A few character descriptions really bump the turntable. Chet is described early on as a "chunky, freckle-faced youth," the first of several fat-shamings. Smith is "short and slender, with long pointed fingers. He had a slightly Mongolian look." "Paul Goo, whose eyes were shuttered in deep fleshy folds." "Coolie hats." A character named Choy Bok, hopefully not a play on cabbage. Another called Kim-Kim, a diminutive-but-fierce ally who speaks in Jar-Jar-esque pidgin.
I realize that 1974 was a different era, but holy crow. It was also not very long ago. I wonder if newer editions have been revised.
Aside from All the Conking, the Hardy Boys Live in a Dangerous World
Going into a stakeout, the boys are warned, "The place is unsafe.... We flush out vagrants now and again, mostly junkies." Frank and Joe are attacked by "dirty bums" and Chet is buried to his neck in rubble. Late in the book, they are attacked by farmers wielding sickles.
This is a good time to talk about The Hardy Boys Detective Handbook, written by "Franklin W. Dixon in consultation with Special Agent William F. Flynn, Federal Bureau of Investigation, Retired." This book discusses actual investigative techniques within the context of real-world police files and Hardy Boys cases, including surveillance, fingerprinting, capturing fugitives, and drugs. (In fact, this book is where, as a 10-year-old, I learned that "horse" is slang for heroin, and "fanning a sucker" means "locating a victim.")
The foreword clearly states its purpose as a recruitment tool for G-Men: "It is our sincere hope that many readers of this handbook will someday join the ranks of our country's brave and dedicated law-enforcement officers who fight the never-ending war against crime." One can imagine a young James Comey.... One can also imagine the depths of trouble a pre-teen with a vivid imagination could find him- or herself in while applying the lessons of this book.
Unsurprisingly, it's out-of-print.
The Hardy Boys Have a Friend Named Biff Hooper
At one point, he's mistakenly called "Boff." I've been thinking about this off-and-on for two days. They also meet an associate of Chet's, Ken "Fearless" Flippen.
Let Me Fix You Some Sandwiches
My copy of The Clue of the Hissing Serpent is 182 pages, and there are six scenes involving sandwiches. That works out to about one sandwich scene per 30 pages. I'm not sure what the Literary Sandwich Index says, but I'm going to say that The Clue of the Hissing Serpent ranks high.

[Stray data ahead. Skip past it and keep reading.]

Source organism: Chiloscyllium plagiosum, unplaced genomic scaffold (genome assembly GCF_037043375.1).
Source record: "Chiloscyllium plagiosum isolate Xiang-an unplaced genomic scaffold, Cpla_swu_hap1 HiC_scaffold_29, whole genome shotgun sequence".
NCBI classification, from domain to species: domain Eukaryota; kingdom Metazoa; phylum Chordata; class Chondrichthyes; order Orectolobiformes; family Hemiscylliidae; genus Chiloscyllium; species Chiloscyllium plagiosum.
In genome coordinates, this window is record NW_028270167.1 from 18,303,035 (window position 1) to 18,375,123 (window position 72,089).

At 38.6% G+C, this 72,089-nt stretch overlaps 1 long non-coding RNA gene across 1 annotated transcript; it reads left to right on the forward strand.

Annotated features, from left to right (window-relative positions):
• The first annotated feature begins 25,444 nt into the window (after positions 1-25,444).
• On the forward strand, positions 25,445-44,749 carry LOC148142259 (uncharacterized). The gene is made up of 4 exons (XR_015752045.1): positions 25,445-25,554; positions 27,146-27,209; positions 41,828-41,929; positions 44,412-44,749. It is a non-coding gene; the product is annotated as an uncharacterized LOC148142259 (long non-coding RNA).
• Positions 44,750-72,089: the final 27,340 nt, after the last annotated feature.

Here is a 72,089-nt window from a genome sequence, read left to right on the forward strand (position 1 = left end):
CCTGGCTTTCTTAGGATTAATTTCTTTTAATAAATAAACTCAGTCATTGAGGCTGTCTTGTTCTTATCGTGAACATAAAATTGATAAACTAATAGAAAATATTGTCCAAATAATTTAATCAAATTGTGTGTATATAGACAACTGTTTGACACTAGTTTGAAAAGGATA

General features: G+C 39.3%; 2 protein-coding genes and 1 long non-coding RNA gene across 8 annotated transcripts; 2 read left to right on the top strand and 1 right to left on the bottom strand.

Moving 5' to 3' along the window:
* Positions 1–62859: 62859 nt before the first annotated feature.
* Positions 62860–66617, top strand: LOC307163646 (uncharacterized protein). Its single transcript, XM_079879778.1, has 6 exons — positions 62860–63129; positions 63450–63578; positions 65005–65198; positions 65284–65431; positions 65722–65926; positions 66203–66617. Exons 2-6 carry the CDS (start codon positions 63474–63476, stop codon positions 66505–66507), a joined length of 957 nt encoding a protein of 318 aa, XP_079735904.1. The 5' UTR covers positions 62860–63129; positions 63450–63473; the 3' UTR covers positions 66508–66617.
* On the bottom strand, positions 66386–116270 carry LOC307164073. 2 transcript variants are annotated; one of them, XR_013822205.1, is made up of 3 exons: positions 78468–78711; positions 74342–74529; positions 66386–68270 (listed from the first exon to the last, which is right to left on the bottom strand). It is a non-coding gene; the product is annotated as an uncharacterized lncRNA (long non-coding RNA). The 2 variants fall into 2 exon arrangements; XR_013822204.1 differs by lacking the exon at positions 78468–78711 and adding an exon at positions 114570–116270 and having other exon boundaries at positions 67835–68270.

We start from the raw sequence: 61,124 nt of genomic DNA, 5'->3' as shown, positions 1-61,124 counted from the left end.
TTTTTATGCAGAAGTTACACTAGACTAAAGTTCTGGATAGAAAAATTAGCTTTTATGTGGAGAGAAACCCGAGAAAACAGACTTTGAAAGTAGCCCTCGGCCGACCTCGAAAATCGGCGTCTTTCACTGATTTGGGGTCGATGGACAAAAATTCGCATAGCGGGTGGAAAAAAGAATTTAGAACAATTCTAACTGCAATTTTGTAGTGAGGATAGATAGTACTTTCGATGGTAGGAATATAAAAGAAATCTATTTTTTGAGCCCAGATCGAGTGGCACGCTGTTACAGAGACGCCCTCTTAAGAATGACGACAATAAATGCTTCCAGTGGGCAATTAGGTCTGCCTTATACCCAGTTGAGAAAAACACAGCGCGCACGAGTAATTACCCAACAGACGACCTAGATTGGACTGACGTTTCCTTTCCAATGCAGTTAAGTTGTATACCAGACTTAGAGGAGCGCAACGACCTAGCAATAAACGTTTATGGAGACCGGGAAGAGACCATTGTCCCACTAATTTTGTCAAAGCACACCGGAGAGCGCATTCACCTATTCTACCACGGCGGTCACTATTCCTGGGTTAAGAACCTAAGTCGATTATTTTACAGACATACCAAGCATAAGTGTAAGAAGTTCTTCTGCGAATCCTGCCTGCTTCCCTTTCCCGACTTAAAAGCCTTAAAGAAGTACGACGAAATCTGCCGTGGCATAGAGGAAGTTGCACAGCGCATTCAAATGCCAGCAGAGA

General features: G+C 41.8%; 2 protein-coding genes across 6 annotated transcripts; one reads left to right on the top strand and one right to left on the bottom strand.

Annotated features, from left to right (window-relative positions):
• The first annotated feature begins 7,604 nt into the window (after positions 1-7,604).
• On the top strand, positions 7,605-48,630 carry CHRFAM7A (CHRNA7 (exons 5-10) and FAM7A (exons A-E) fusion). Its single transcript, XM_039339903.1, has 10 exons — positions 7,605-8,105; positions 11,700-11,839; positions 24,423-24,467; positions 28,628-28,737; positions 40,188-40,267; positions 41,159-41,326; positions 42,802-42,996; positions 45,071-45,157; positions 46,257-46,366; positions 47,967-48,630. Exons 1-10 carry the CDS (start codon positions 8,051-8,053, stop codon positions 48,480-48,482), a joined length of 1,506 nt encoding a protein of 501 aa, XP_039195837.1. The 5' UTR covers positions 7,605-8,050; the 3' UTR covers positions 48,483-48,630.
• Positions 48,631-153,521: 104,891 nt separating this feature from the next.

Page 39: At lunchtime Mrs. Hardy brought out sandwiches.
Page 64: Chet, meanwhile, had wandered into the house looking for food. Aunt Gertrude, who had anticipated their need for sustenance, had ham sandwiches ready for them ..."Wait for me!" Chet grabbed a fistful of sandwiches and wriggled into the back seat.
Page 87: Joe and Tony reached the Hardy home minutes before Frank and Biff pulled into the driveway. Excited conversation ensued for the next hour over sandwiches....
Page 106: After lunch of roast-beef sandwiches, topped off with wedges of Aunt Gertrude's apple pie, the boys drove off to look for the shack which Joe and Tony had discovered in their horrendous aerial search.
Page 128: Frank and Joe sat in gloomy silence until Joe suggested they have some lunch. As they were eating their sandwiches, Chet walked in the back door.
Page 148: When Gallic and Lola noticed the boys, they came over, took them by the hand, and led them to a long table. On it stood a punch bowl and a variety of sandwiches.
Frank and Joe Are Players, But What is the Game?
Page 68: Half an hour later Mr. and Mrs. Morton arrived with Lola, Chet's sister. She was a pretty dark-haired girl who often dated Joe.
Page 140: After a brief knock, Joe opened the door and Gallic Shaw and Lola Morton breezed in. Frank grinned at Gallic, a pretty blond girl with brown eyes, whom he often dated.
Observations about this:
- Joe is the light-haired brother, and he sees the dark-haired girl. Frank is the dark-haired brother, and he sees the blonde girl. Are they trolling each other?
- "Often" is not "always." The boys are not exclusive.
- Lola "often dated" Joe, but Frank "often dated" Gallic. To me, this sounds like Lola holds the power in the Lola-Joe axis, but Frank dominates the Gallic-Frank dynamic. I bet this bothers Joe, especially as the younger brother, and Frank knows it.
- Gallic is a splendid name.
So What Did I Learn?
Books are time machines.
It's a fair bet that I hadn't opened this The Clue of the Missing Serpent in more than four decades. In fact, in the pages just past the endpapers - decorated with naive sketches from the Hardy Boys' many escapades - I found two wiry, dark hairs, both about an inch-and-a-half long, tucked into the spine. Alarming, to be sure, until I realize that they must belong to my childhood dog, Tuffy, a black-and-white Peekapoo (an unadvisable Pekingese-Poodle cross) with an underbite and an unfortunate allergy to fleas, which eventually drove him insane. Tuffy, not yet insane, arrived when I was seven, around the time I was starting my Hardy Boys adventure. Just pulling this book off of the shelf brought a thousand-pound sentimentality-hammer down upon my head. Re-reading it expanded the experience by multitudes.
You don't have to keep all the books, but be sure to keep the right ones.